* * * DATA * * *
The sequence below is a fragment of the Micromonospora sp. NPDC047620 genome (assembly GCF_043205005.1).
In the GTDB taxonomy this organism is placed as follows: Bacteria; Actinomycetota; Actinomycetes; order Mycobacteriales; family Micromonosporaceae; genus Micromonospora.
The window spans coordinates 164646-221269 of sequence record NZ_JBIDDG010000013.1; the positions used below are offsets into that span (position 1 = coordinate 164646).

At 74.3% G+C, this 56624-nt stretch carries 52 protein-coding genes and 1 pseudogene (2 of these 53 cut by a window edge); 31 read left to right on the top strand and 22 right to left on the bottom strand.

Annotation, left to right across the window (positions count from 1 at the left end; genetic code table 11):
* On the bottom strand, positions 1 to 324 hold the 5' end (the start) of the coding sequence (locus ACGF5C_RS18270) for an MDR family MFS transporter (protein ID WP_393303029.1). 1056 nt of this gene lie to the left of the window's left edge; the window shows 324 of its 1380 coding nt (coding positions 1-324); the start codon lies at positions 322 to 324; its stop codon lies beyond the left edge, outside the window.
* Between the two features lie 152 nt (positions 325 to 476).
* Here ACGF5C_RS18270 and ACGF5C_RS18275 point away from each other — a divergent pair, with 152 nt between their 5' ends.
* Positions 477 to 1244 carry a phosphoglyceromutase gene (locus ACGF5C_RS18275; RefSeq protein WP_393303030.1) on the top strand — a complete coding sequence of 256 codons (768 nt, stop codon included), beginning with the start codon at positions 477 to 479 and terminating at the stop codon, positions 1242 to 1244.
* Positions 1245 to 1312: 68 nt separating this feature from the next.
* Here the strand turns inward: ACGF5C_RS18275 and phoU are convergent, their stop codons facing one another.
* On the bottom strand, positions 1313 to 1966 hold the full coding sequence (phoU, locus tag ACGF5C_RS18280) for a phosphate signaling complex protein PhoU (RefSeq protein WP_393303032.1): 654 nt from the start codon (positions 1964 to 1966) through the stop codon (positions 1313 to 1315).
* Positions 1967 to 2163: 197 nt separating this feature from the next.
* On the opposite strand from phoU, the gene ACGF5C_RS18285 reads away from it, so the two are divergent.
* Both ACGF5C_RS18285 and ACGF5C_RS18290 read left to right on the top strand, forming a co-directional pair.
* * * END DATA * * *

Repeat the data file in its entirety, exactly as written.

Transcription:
The sequence below is a fragment of the Micromonospora sp. NPDC047620 genome (assembly GCF_043205005.1).
In the GTDB taxonomy this organism is placed as follows: Bacteria; Actinomycetota; Actinomycetes; order Mycobacteriales; family Micromonosporaceae; genus Micromonospora.
The window spans coordinates 164646-221269 of sequence record NZ_JBIDDG010000013.1; the positions used below are offsets into that span (position 1 = coordinate 164646).

At 74.3% G+C, this 56624-nt stretch carries 52 protein-coding genes and 1 pseudogene (2 of these 53 cut by a window edge); 31 read left to right on the top strand and 22 right to left on the bottom strand.

Annotation, left to right across the window (positions count from 1 at the left end; genetic code table 11):
* On the bottom strand, positions 1 to 324 hold the 5' end (the start) of the coding sequence (locus ACGF5C_RS18270) for an MDR family MFS transporter (protein ID WP_393303029.1). 1056 nt of this gene lie to the left of the window's left edge; the window shows 324 of its 1380 coding nt (coding positions 1-324); the start codon lies at positions 322 to 324; its stop codon lies beyond the left edge, outside the window.
* Between the two features lie 152 nt (positions 325 to 476).
* Here ACGF5C_RS18270 and ACGF5C_RS18275 point away from each other — a divergent pair, with 152 nt between their 5' ends.
* Positions 477 to 1244 carry a phosphoglyceromutase gene (locus ACGF5C_RS18275; RefSeq protein WP_393303030.1) on the top strand — a complete coding sequence of 256 codons (768 nt, stop codon included), beginning with the start codon at positions 477 to 479 and terminating at the stop codon, positions 1242 to 1244.
* Positions 1245 to 1312: 68 nt separating this feature from the next.
* Here the strand turns inward: ACGF5C_RS18275 and phoU are convergent, their stop codons facing one another.
* On the bottom strand, positions 1313 to 1966 hold the full coding sequence (phoU, locus tag ACGF5C_RS18280) for a phosphate signaling complex protein PhoU (RefSeq protein WP_393303032.1): 654 nt from the start codon (positions 1964 to 1966) through the stop codon (positions 1313 to 1315).
* Positions 1967 to 2163: 197 nt separating this feature from the next.
* On the opposite strand from phoU, the gene ACGF5C_RS18285 reads away from it, so the two are divergent.
* Both ACGF5C_RS18285 and ACGF5C_RS18290 read left to right on the top strand, forming a co-directional pair.